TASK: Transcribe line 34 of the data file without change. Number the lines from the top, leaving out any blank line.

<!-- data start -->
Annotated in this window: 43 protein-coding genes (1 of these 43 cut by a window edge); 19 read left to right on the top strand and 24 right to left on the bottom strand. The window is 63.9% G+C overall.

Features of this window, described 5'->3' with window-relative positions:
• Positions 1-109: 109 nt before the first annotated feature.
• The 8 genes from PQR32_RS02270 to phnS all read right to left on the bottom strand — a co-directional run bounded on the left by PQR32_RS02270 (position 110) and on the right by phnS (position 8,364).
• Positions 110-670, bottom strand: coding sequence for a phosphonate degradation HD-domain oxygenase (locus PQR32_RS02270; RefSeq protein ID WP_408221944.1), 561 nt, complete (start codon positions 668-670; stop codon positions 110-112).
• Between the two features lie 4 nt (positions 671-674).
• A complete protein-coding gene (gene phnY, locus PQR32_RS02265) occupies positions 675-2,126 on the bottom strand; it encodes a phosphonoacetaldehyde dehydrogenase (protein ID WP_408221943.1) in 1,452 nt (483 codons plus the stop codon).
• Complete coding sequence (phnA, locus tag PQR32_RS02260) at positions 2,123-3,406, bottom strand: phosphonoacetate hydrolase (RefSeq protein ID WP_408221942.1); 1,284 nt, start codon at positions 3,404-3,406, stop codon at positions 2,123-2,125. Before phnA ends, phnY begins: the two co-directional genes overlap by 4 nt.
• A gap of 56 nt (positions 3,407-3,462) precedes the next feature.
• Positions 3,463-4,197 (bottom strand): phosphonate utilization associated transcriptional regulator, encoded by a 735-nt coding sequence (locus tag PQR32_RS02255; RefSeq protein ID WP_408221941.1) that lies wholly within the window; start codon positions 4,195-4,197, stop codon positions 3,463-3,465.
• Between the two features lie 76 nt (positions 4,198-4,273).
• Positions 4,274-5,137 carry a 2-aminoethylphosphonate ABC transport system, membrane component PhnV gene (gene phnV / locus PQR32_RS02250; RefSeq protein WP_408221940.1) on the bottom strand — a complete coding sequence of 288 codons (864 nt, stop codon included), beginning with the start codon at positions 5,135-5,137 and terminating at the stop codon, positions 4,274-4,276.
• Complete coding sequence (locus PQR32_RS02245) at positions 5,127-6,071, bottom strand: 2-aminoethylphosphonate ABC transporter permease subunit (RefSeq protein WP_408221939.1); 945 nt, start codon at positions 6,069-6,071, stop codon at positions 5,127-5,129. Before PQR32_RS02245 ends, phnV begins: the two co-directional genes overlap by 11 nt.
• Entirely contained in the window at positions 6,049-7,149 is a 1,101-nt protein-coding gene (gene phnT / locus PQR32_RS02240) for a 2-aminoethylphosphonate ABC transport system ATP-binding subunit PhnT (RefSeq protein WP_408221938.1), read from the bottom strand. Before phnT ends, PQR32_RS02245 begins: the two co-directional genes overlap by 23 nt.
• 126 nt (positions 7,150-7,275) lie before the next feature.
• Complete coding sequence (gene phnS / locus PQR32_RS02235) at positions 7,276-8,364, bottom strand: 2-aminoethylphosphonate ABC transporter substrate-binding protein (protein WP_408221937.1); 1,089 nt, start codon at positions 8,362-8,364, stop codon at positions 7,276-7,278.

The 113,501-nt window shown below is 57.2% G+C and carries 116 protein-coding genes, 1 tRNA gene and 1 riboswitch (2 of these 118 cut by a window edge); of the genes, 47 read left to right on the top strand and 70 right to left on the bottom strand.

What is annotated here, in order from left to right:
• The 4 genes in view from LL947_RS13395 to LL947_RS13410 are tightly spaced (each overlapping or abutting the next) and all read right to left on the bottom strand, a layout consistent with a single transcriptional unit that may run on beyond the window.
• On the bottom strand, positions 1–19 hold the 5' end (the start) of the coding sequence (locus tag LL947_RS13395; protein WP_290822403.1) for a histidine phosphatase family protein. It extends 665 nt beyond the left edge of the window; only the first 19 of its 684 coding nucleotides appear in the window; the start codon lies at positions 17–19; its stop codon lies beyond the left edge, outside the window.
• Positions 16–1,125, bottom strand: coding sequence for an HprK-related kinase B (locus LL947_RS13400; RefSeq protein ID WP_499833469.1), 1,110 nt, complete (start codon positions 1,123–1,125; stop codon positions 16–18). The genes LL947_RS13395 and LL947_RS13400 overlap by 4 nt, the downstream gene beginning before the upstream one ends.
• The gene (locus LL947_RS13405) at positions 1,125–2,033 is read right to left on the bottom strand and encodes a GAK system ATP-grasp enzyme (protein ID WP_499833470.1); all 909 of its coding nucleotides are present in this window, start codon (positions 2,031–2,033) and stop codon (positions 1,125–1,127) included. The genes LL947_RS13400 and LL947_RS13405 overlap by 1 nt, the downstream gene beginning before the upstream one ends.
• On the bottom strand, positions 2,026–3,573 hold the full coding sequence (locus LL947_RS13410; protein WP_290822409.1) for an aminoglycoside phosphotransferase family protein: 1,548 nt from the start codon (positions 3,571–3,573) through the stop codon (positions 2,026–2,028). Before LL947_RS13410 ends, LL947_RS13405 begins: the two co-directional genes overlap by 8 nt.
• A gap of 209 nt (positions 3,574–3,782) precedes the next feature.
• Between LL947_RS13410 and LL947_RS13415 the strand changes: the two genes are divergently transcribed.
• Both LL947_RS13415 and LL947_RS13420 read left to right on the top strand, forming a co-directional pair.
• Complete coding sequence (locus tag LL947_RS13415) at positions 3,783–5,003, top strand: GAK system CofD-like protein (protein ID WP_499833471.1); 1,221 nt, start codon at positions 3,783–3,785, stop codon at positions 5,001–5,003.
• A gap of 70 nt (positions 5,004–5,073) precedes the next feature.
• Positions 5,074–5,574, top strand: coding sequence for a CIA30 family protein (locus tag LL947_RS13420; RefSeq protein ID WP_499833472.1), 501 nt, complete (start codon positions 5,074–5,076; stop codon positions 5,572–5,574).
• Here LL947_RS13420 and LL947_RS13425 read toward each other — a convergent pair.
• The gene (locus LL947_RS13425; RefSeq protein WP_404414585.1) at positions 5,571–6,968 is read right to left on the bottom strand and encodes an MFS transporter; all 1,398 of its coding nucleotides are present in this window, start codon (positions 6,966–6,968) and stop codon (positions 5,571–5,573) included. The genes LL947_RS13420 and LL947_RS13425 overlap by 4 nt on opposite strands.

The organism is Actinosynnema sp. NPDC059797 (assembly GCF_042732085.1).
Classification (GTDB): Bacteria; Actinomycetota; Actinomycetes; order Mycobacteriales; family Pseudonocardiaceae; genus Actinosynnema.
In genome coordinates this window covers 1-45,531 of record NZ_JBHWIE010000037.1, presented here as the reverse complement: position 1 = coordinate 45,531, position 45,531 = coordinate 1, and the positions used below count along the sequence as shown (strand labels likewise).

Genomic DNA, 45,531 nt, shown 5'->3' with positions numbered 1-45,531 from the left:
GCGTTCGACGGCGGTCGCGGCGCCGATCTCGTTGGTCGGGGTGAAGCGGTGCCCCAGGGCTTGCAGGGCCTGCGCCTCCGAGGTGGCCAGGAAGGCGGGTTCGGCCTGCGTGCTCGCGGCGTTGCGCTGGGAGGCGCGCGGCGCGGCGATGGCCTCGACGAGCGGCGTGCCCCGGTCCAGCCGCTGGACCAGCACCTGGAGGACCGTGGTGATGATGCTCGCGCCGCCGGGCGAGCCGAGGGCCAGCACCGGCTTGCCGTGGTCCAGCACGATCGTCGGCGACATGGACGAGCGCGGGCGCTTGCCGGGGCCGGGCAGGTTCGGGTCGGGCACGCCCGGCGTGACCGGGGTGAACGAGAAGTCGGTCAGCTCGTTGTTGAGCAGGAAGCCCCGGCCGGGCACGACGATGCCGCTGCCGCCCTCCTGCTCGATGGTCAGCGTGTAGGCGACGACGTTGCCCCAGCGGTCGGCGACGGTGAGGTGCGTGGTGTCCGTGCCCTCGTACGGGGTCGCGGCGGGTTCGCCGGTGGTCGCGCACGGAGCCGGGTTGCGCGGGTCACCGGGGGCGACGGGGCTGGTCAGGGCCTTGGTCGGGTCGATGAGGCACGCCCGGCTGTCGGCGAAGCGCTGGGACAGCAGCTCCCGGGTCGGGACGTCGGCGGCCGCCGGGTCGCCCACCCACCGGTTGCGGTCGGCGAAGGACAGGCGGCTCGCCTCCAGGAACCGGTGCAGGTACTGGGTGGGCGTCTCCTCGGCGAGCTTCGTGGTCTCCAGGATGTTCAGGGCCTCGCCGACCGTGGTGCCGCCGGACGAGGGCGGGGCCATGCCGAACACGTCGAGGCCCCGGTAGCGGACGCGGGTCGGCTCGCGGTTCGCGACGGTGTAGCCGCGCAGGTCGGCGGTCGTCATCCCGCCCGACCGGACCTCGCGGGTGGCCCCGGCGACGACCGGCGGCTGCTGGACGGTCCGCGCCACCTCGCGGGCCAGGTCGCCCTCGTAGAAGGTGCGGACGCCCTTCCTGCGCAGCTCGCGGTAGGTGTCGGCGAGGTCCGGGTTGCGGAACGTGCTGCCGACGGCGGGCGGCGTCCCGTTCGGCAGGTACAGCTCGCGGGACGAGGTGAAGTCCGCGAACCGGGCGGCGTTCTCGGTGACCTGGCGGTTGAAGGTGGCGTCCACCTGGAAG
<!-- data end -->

In genome coordinates this window covers 1-45,531 of record NZ_JBHWIE010000037.1, presented here as the reverse complement: position 1 = coordinate 45,531, position 45,531 = coordinate 1, and the positions used below count along the sequence as shown (strand labels likewise).